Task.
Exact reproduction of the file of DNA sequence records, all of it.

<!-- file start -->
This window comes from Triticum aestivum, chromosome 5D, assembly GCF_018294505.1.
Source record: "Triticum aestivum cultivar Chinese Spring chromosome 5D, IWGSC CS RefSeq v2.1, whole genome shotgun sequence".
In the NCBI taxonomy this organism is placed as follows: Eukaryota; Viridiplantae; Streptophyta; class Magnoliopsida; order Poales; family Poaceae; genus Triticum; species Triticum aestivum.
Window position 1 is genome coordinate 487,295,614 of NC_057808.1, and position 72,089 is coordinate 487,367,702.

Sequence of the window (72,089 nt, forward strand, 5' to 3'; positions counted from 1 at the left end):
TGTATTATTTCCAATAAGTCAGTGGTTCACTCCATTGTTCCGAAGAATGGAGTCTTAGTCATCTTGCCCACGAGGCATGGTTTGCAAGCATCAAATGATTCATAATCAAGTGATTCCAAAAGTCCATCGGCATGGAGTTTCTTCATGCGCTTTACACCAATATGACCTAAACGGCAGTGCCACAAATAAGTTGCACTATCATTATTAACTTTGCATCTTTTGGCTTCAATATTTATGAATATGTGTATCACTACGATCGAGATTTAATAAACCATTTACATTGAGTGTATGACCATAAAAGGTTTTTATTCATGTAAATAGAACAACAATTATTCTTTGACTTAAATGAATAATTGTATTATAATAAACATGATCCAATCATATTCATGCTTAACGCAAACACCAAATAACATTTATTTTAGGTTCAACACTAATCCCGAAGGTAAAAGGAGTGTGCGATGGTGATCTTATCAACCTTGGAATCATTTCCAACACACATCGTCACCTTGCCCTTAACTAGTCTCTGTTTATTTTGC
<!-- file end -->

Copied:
This window comes from Triticum aestivum, chromosome 5D, assembly GCF_018294505.1.
Source record: "Triticum aestivum cultivar Chinese Spring chromosome 5D, IWGSC CS RefSeq v2.1, whole genome shotgun sequence".
In the NCBI taxonomy this organism is placed as follows: Eukaryota; Viridiplantae; Streptophyta; class Magnoliopsida; order Poales; family Poaceae; genus Triticum; species Triticum aestivum.
Window position 1 is genome coordinate 487,295,614 of NC_057808.1, and position 72,089 is coordinate 487,367,702.

Sequence of the window (72,089 nt, forward strand, 5' to 3'; positions counted from 1 at the left end):
TGTATTATTTCCAATAAGTCAGTGGTTCACTCCATTGTTCCGAAGAATGGAGTCTTAGTCATCTTGCCCACGAGGCATGGTTTGCAAGCATCAAATGATTCATAATCAAGTGATTCCAAAAGTCCATCGGCATGGAGTTTCTTCATGCGCTTTACACCAATATGACCTAAACGGCAGTGCCACAAATAAGTTGCACTATCATTATTAACTTTGCATCTTTTGGCTTCAATATTTATGAATATGTGTATCACTACGATCGAGATTTAATAAACCATTTACATTGAGTGTATGACCATAAAAGGTTTTTATTCATGTAAATAGAACAACAATTATTCTTTGACTTAAATGAATAATTGTATTATAATAAACATGATCCAATCATATTCATGCTTAACGCAAACACCAAATAACATTTATTTTAGGTTCAACACTAATCCCGAAGGTAAAAGGAGTGTGCGATGGTGATCTTATCAACCTTGGAATCATTTCCAACACACATCGTCACCTTGCCCTTAACTAGTCTCTGTTTATTTTGC